MacBook Air refresh delivers most affordable mass-market notebooks in Apple historyWhile Apple's MacBook Air update was issued on Tuesday with little fanfare, the refreshed machines represent something of a milestone for the company, which is now offering a mass-market $899 notebook for the first time ever. AppleInsider offers a brief history of Mac notebook pricing, from the very first Macintosh Portable until today.
In a change perhaps more significant than their improved processors, Apple's latest MacBook Airs come with a price cut from their predecessors, with the entry-level 11-inch model starting at $899, while the 13-inch variety is now just under $1,000. The $899 model in particular represents the lowest-ever original U.S. price for a newly released Mac notebook.
The closest available comparison would be Apple's 2011 discontinuation of the white polycarbonate MacBook, which at the time was replaced by the $999 11-inch MacBook Air. Apple continued to sell the polycarbonate model for $899, but only for education institutions, and not traditional buyers.
Macintosh Portable, via Wikipedia.
Beyond that, Apple's notebooks have a long history of being priced well above $1,000. Apple's first-ever stab at a battery-powered portable computer was the short-lived Macintosh Portable, which boasted an active matrix panel and a hefty $6,500 starting price when it launched in 1989.
Apple found more success in the portable realm with its PowerBook lineup. The very first PowerBook 100 debuted back in 1991 with a starting price of $2500, and the PowerBook lineup continued until 2006, when it was replaced by the Intel-based MacBook lineup.
Over the long history of the PowerBook, its cheapest model, according to EveryMac, was the 145b from 1993, which had an entry-level model available for $1,150. The closest the PowerBook lineup would ever get to that price again came in 2005, when the PowerBook G4 1.5 12-inch had a base model of $1,499.
Macintosh PowerBook 140, via Wikipedia.
It should be noted that during Apple's darkest days, the company dabbled in the low-end of the portable computing market with an education-focused, keyboard equipped device dubbed the eMate 300. Though it was priced starting at $799, this device was not a Mac — it ran the same Newton operating system found on the company's similarly ill-fated personal digital assistant, and featured a tiny 6.8-inch black-and-white display.
Although it didn't run the Mac OS, the eMate 300 is a somewhat noteworthy milestone in Mac history, as the machine's design would go on to influence the look of the first-generation iBook. Apple co-founder Steve Jobs unceremoniously killed off both the eMate and Newton after he returned to the company in 1997.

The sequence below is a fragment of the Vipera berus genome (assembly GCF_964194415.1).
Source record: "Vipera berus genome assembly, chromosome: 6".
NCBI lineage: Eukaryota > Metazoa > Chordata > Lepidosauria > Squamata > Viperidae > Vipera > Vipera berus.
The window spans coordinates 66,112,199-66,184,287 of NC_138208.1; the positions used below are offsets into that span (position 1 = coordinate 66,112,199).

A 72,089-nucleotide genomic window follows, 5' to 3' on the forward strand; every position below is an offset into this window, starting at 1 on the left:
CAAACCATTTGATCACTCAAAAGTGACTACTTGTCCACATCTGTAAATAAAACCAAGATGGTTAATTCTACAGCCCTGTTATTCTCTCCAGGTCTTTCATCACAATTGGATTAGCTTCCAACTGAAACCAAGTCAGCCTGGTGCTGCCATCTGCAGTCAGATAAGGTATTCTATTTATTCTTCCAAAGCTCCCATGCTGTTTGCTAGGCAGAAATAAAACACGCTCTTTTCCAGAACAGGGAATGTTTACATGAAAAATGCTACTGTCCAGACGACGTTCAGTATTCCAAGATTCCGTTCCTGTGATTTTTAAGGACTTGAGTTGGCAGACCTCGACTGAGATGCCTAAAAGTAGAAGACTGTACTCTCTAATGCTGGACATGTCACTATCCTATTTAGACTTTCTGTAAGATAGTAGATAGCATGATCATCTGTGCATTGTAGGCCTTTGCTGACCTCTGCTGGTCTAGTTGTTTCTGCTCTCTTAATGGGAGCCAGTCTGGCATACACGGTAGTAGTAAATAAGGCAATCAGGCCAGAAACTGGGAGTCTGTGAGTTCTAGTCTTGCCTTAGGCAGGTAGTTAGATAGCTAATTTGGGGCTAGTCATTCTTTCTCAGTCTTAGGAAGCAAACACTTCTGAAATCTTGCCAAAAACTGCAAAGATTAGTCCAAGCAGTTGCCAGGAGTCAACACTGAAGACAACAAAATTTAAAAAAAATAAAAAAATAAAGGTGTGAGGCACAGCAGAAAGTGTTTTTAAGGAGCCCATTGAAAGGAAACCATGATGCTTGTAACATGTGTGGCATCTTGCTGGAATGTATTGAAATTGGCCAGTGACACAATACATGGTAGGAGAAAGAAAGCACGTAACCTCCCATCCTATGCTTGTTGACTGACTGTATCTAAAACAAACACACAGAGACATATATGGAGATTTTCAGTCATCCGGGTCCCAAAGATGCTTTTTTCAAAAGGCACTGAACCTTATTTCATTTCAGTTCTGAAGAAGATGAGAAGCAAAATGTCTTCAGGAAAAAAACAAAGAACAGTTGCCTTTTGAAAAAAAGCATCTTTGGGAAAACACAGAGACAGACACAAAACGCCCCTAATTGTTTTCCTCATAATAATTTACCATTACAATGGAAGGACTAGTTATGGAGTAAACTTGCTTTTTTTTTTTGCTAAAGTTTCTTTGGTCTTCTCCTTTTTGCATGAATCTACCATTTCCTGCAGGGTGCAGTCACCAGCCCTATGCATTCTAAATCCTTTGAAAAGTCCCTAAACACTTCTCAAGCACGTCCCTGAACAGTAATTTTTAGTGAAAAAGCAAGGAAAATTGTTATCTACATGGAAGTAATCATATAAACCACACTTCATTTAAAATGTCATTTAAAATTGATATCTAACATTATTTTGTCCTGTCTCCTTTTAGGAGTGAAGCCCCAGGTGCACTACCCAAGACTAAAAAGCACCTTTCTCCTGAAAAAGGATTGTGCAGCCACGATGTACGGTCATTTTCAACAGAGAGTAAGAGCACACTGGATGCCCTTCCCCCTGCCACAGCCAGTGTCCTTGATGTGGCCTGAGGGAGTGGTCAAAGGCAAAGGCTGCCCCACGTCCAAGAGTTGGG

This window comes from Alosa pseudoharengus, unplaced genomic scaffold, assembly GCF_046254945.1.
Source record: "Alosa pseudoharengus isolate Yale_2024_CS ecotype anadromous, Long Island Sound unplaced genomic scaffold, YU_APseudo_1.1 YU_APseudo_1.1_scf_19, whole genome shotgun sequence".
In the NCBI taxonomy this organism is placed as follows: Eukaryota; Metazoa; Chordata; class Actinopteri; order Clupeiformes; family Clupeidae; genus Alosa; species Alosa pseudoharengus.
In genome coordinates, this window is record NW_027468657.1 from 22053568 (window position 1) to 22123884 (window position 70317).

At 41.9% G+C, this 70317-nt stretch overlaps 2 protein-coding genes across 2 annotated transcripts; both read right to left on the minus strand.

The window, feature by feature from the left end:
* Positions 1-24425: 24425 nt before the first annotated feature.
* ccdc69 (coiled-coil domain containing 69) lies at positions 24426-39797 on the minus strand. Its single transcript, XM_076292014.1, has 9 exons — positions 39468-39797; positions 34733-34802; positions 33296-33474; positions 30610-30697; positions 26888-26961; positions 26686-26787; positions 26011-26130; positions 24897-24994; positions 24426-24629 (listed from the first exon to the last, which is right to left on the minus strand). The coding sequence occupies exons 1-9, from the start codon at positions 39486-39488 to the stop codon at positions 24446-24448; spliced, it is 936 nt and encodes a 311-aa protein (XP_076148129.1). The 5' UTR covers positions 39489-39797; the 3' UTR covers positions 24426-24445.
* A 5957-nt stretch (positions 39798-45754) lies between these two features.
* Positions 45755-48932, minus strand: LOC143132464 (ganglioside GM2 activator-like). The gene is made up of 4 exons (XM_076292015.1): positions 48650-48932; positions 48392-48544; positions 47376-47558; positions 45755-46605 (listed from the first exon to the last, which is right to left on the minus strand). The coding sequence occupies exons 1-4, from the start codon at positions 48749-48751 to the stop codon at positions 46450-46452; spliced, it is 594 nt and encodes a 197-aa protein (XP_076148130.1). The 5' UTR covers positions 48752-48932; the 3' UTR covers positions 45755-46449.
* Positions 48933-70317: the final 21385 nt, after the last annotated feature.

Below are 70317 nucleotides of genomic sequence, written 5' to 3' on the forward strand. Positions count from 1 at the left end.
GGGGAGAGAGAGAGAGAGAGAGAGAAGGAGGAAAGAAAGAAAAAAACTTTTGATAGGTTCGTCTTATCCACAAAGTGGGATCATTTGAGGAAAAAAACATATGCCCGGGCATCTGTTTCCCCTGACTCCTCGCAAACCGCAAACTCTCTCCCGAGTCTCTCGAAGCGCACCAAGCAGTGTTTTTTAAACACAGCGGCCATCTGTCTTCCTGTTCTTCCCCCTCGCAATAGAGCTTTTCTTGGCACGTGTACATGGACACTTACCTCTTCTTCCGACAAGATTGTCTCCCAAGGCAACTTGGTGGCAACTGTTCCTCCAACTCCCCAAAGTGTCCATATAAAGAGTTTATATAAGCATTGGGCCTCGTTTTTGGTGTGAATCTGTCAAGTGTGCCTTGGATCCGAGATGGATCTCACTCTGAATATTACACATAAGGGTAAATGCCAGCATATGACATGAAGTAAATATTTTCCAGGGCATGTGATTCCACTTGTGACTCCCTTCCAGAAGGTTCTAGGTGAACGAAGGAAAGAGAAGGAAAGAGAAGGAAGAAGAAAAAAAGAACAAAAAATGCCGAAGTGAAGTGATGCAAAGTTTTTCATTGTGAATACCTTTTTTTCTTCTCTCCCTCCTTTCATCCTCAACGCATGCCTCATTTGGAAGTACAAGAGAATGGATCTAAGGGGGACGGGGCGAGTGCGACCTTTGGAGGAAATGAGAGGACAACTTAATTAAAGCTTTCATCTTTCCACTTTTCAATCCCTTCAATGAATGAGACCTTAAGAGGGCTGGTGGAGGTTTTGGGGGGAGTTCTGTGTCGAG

Clamshell iBook G3, via Wikipedia.
Apple's Mac lineup first officially flirted with the sub-$1,000 threshold with the more aggressively priced iBook lineup, which debuted in 1999 targeting education and consumer markets. The iBook G3/700, released in late 2002, has the distinction of being the first $999 Apple notebook, while other models, including the 2005 12-inch iBook G4, would hit the same price point.
The successor to both the PowerBook and iBook, the MacBook, wouldn't again crack the sub-$1,000 price level until 2009, with the launch of the Intel Core 2 Duo model. The white polycarbonate MacBook held the $999 price point alone until late 2010, when a new 11-inch MacBook Air began to share the same spot on the company's lineup.
Apple's 2009 polycarbonate unibody MacBook.
That move signaled the last days for the polycarbonate MacBook, and since its discontinuation in 2011, Apple's notebook lineup has been comprised solely of the MacBook Air and MacBook Pro. Until Tuesday, the 11-inch MacBook Air had remained at the $999 price point, just barely staying under $1,000.
The MacBook Pro lineup, however, has never been priced so aggressively. The very first MacBook Pro was a 15-inch model that debuted in early 2006 and hit a low-end price point of $1,999 in May of that year.
The nadir of MacBook Pro pricing was first reached in 2009, when a Core 2 Duo equipped model was released for $1,199. Various MacBook Pro models have reached that same price point over the years, but never gone below it for the suggested retail price.
Apple's 13" non-Retina MacBook Pro.
Currently, Apple occupies the $1,199 price point with its legacy 13-inch MacBook Pro, which lacks a Retina display and continues to feature an integrated disc drive and 5400-rpm spinning hard drive. The thinner MacBook Pro with Retina display, sporting faster and more reliable flash memory, has a starting price of $1,299.
Which brings us to the new MacBook Air models, two of which are available for under $1,000. The 11-inch $899 model, Apple's most affordable notebook ever, features a 1.4-gigahertz Intel Core i5 CPU with integrated HD Graphics 5000, 4 gigabytes of memory, and 128 gigabytes of PCIe-based flash storage. Users can double the internal storage for an additional $200.
And the $999 13-inch MacBook Air features the same specifications as the 11-inch model, but obviously boasts more screen real estate. It too is offered with 256 gigabytes of flash memory for a $200 premium.
A full list of current MacBook pricing from Apple, as well as discounted offers from authorized third-party resellers, is available in the AppleInsider Mac Price Guide, which is also embedded below:
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